Description of Historic Place
22 Brighton Road is a wood framed, Queen Anne Revival influenced home that was built in 1891. The home is the first of a line of homes on Brighton Road, between Ambrose Street and Greenfield Avenue, which prominent architect, William Critchlow Harris designed or renovated. The designation encompasses the building's exterior and parcel; it does not include the building's interior.
The heritage value of 22 Brighton Road lies in its association with various prominent Charlottetown citizens; its Queen Anne Revival influenced architecture by W.C. Harris; and its role in supporting the Brighton Road streetscape.
Prominent architect, William Critchlow Harris designed the home at 22 Brighton Road for Mr. W.H. Stewart. Stewart was a partner with Harris' brother, Thomas J. Harris in the London House, a dry goods business located on the north west corner of Queen and Richmond Street. According to an 1859 ad in the local newspaper, the Examiner, the London House was established in 1820. The pair had worked for the previous owner of the London House, George Davies and Company. Stewart operated a boot and shoe outlet from the London House building for a time.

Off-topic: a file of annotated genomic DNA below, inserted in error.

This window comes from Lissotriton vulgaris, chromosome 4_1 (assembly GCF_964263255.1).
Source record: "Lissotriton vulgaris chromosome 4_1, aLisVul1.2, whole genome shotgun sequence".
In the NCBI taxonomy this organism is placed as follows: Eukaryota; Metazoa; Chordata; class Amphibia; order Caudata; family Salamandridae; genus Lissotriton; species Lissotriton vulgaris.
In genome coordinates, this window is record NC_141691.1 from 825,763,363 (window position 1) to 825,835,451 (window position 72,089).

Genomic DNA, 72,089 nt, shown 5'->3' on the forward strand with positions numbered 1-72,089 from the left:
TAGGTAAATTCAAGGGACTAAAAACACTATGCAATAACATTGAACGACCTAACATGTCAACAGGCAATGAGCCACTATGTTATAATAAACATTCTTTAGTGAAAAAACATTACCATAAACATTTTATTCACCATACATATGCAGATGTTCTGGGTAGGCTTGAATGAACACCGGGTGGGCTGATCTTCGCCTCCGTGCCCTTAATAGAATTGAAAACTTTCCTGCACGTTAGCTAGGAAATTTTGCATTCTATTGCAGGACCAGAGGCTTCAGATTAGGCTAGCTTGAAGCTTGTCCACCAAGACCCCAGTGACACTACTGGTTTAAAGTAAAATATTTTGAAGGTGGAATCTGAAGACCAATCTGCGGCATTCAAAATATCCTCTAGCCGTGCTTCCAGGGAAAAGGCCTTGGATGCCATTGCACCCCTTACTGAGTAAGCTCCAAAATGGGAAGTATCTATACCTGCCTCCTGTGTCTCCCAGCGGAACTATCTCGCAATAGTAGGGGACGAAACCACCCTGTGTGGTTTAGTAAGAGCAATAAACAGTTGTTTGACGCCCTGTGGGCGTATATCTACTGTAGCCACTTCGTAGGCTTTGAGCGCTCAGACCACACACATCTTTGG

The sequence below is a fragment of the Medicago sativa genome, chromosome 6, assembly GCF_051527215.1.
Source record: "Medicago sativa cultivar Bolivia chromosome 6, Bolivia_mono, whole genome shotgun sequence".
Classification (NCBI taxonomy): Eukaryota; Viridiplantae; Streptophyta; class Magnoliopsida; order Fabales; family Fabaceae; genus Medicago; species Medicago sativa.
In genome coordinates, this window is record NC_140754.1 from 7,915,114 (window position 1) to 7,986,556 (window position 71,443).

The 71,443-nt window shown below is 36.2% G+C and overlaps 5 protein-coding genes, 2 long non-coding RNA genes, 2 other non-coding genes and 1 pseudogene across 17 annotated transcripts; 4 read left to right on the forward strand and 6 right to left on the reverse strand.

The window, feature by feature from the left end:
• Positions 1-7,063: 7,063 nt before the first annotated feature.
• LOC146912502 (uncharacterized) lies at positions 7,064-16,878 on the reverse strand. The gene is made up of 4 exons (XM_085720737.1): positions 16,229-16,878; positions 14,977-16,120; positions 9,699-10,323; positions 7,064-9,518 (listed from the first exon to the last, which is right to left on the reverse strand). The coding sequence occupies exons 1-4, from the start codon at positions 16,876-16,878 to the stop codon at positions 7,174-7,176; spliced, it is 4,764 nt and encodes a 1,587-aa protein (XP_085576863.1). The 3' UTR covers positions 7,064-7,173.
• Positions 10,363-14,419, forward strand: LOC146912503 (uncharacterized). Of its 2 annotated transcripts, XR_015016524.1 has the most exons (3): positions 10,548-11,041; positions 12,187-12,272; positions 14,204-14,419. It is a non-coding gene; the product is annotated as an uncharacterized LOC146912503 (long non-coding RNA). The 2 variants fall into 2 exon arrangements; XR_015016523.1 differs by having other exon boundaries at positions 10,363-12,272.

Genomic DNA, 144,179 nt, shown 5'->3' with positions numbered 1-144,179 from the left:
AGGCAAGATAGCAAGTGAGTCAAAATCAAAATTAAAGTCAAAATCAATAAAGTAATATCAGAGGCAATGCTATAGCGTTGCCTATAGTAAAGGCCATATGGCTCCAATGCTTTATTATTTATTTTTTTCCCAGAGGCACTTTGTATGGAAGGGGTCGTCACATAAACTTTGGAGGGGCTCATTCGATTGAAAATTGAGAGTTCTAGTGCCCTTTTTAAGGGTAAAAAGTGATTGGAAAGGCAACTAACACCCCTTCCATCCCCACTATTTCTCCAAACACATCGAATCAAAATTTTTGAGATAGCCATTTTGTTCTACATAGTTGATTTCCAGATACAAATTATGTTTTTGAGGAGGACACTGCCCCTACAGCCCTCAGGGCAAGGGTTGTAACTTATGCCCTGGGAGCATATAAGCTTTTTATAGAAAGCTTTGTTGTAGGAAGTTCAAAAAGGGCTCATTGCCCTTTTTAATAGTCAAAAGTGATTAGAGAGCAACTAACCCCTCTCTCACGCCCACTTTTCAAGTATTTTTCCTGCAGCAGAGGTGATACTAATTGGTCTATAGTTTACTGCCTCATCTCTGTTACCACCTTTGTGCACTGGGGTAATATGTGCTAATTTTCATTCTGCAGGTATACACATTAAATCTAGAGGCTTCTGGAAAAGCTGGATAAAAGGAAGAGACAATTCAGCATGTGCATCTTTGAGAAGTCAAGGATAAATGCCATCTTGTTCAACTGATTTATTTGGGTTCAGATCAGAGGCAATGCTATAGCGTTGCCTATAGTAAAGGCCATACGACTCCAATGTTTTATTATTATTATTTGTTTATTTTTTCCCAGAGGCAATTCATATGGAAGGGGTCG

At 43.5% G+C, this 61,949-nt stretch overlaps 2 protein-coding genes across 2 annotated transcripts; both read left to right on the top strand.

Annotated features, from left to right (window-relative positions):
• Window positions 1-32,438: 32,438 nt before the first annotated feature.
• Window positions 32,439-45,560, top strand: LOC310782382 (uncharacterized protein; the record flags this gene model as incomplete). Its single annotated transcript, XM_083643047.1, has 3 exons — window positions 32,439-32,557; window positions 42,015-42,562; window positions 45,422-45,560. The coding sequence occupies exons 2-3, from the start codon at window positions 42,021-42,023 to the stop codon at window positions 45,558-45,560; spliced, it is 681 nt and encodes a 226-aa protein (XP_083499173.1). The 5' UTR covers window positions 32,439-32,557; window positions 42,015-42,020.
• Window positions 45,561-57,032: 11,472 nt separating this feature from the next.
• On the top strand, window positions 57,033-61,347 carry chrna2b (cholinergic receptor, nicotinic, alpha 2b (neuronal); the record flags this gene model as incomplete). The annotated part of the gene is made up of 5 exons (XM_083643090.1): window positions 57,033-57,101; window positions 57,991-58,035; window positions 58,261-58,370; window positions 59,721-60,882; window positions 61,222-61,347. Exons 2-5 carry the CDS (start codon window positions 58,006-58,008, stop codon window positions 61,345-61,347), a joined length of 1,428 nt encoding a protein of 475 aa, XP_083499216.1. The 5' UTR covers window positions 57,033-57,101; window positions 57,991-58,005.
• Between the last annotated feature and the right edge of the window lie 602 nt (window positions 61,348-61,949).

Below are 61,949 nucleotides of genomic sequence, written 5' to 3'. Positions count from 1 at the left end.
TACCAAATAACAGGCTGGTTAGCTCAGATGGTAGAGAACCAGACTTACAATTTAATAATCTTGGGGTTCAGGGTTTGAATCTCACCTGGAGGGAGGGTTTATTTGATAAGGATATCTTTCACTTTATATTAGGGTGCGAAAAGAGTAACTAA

A later resident of the home was James A. McMillan, the Manager of the City of Charlottetown's Water and Sewerage Commission. According to local telephone and City directories, he remained in the home for many years.
22 Brighton Road was influenced by the Queen Anne Revival style, a style that was somewhat subdued in Charlottetown compared with other provinces. It was a popular style in Charlottetown from approximately 1880 until 1910. Richard N. Shaw (1831-1912), a British architect, created the style that incorporated some of the classical motifs popular during Queen Anne's reign (1702-1714). Features of the style include a variety of rooflines and complex details, such as eclectic wall surfaces. 22 Brighton Road is a well preserved example of this style in Charlottetown.
As an example of the work of Prince Edward Island's most famous architect, it is an asset to the Ambrose Street and Brighton Road streetscape.
Sources: Heritage Office, City of Charlottetown Planning Department, PO Box 98, Charlottetown, PE C1A 7K2
The heritage value of 22 Brighton Road is illustrated through the following Queen Anne Revival inspired character-defining elements:
- The massing of the home
- The wooden construction
- The various sizes and placement of the windows, particularly the bay windows and the grouped windows of the second floor
- The size and off centre placement of the front door recessed under the decorative umbrage or porch
- The wooden shingle cladding, particularly the fish scale cladding, located on the second level facade
- The decorative details of the home including the bargeboard, the raised belt course and the pilasters in the front doorway umbrage decoration
- The various rooflines, including the cone shaped roofline over the protruding bay and the gable roofs
- The style and placement of the large chimneys
Other characteristics of 22 Brighton Road include:
- The location of the home on the corner of Brighton Road and Ambrose Street on a treed lot